The difference was third-down conversions.
Third-down conversion percentage is a better signifier of wins in the NFL than most statistics. It is likely one of the reasons new offensive coordinator Tony Sparano was hired. Sparano has a history of making good play calls on third down.
Before Sparano became a head coach in Miami, he had the opportunity to call the offensive plays for the Dallas Cowboys in 2006. That year, the Cowboys led the NFC in third-down conversion percentage (47 percent).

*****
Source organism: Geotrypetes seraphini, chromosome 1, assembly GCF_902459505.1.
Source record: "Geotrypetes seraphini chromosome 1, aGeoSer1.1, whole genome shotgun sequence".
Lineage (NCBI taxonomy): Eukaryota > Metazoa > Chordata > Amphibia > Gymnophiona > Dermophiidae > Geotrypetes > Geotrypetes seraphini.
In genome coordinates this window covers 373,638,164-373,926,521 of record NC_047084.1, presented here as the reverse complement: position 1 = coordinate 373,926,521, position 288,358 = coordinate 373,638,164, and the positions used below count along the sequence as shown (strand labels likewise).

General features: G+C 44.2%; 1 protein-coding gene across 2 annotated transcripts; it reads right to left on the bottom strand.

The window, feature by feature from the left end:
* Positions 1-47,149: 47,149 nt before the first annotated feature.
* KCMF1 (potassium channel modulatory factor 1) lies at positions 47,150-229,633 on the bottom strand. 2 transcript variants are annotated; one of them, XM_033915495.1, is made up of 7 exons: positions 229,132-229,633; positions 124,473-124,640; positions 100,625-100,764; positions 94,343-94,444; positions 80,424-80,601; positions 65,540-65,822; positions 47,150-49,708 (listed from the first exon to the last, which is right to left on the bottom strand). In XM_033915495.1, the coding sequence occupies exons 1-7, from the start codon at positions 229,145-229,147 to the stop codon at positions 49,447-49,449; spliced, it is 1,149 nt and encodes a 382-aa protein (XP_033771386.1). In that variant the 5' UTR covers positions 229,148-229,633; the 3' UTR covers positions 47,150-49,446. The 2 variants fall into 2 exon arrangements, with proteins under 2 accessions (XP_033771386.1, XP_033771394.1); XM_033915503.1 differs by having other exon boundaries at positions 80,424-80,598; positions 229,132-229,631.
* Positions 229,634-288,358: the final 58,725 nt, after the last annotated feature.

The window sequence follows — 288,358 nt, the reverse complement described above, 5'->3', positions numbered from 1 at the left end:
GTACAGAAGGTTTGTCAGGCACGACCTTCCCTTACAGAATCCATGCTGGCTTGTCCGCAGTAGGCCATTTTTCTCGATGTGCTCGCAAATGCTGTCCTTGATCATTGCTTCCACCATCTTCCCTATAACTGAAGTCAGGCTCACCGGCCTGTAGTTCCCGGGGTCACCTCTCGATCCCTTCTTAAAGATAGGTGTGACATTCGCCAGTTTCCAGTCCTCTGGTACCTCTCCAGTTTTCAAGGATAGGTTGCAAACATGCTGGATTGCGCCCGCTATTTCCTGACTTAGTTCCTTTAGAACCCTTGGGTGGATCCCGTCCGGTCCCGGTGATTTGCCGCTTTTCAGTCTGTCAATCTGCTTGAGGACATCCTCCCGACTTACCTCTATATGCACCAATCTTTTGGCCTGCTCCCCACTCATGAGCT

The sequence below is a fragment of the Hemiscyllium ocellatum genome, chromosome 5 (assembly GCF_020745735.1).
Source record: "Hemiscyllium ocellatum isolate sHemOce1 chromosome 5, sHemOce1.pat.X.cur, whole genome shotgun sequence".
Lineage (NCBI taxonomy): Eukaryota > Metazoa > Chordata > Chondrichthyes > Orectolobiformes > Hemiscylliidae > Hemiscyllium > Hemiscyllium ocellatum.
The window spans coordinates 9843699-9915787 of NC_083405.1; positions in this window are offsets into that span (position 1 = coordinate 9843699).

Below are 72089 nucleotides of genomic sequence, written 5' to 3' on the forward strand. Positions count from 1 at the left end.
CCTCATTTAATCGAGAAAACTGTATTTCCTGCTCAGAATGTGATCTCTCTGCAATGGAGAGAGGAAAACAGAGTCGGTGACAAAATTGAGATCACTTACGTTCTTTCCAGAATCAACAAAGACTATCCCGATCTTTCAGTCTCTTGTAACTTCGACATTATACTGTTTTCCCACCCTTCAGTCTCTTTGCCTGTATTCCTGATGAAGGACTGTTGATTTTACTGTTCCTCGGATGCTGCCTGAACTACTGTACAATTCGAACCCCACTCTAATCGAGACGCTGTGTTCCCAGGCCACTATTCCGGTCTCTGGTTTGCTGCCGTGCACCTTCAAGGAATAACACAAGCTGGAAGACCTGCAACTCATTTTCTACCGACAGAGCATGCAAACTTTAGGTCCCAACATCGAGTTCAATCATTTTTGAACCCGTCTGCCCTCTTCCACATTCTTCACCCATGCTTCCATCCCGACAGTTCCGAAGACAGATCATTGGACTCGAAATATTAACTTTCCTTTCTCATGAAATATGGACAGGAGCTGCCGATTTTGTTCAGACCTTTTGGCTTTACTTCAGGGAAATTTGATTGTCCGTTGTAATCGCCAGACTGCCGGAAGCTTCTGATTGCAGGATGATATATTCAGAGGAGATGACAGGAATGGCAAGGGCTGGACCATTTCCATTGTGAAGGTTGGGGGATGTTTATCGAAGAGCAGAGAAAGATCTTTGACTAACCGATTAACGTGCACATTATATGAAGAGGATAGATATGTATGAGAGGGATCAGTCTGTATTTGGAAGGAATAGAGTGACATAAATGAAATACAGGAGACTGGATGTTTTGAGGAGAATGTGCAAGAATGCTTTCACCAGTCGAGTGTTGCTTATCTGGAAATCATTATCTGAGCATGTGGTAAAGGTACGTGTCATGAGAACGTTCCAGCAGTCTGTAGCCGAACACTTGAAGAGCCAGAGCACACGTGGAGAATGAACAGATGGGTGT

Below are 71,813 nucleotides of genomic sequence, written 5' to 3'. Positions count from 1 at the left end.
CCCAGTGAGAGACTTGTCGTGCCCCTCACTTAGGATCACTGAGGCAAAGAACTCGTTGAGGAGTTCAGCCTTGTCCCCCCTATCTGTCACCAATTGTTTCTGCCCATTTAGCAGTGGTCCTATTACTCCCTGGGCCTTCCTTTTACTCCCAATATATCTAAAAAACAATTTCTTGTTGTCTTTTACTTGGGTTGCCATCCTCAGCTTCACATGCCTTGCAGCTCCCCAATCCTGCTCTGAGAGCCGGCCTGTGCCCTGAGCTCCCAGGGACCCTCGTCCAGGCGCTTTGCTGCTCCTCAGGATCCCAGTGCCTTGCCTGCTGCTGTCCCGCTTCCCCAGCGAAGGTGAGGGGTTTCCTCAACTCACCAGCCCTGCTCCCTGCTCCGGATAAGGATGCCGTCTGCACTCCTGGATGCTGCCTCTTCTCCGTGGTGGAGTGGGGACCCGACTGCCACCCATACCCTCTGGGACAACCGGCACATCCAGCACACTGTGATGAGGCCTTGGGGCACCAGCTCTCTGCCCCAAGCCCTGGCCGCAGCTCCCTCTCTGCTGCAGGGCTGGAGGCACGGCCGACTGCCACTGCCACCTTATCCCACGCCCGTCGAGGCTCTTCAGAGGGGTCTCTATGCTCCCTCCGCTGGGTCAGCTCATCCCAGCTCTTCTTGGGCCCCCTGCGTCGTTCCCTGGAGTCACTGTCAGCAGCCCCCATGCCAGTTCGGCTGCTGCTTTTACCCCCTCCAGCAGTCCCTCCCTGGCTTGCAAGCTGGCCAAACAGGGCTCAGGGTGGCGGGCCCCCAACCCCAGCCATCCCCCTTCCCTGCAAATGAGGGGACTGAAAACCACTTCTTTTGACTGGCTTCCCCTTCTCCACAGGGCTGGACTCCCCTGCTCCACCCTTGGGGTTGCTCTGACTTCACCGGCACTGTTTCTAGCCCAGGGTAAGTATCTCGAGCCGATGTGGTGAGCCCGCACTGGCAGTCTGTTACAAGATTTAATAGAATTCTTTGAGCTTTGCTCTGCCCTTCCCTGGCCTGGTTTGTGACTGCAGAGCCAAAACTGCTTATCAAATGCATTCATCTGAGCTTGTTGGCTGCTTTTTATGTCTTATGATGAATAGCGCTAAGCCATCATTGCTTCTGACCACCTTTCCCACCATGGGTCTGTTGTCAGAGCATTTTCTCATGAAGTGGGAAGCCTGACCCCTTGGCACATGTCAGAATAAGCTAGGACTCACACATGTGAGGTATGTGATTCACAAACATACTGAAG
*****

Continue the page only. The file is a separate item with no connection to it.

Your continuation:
For comparison, those same Cowboys converted only 41 percent in 2005 and only 43 percent in 2007.
In Week 1, the Jets converted a phenomenal 71 percent of their third downs. Punter Robert Malone did not even see the field until the fourth quarter. In Week 2, the Jets converted a miserable 33 percent, which contributed heavily to the Steelers possessing the ball for most of the second half.
One of Sparano's most important jobs in Week 3 and for the rest of the season will be to convert third downs and keep the offense on the field.
The best way for the Jets to beat themselves next weekend in Miami would be to keep putting the ball in Miami's hands until the defense gets fatigued and starts to let up.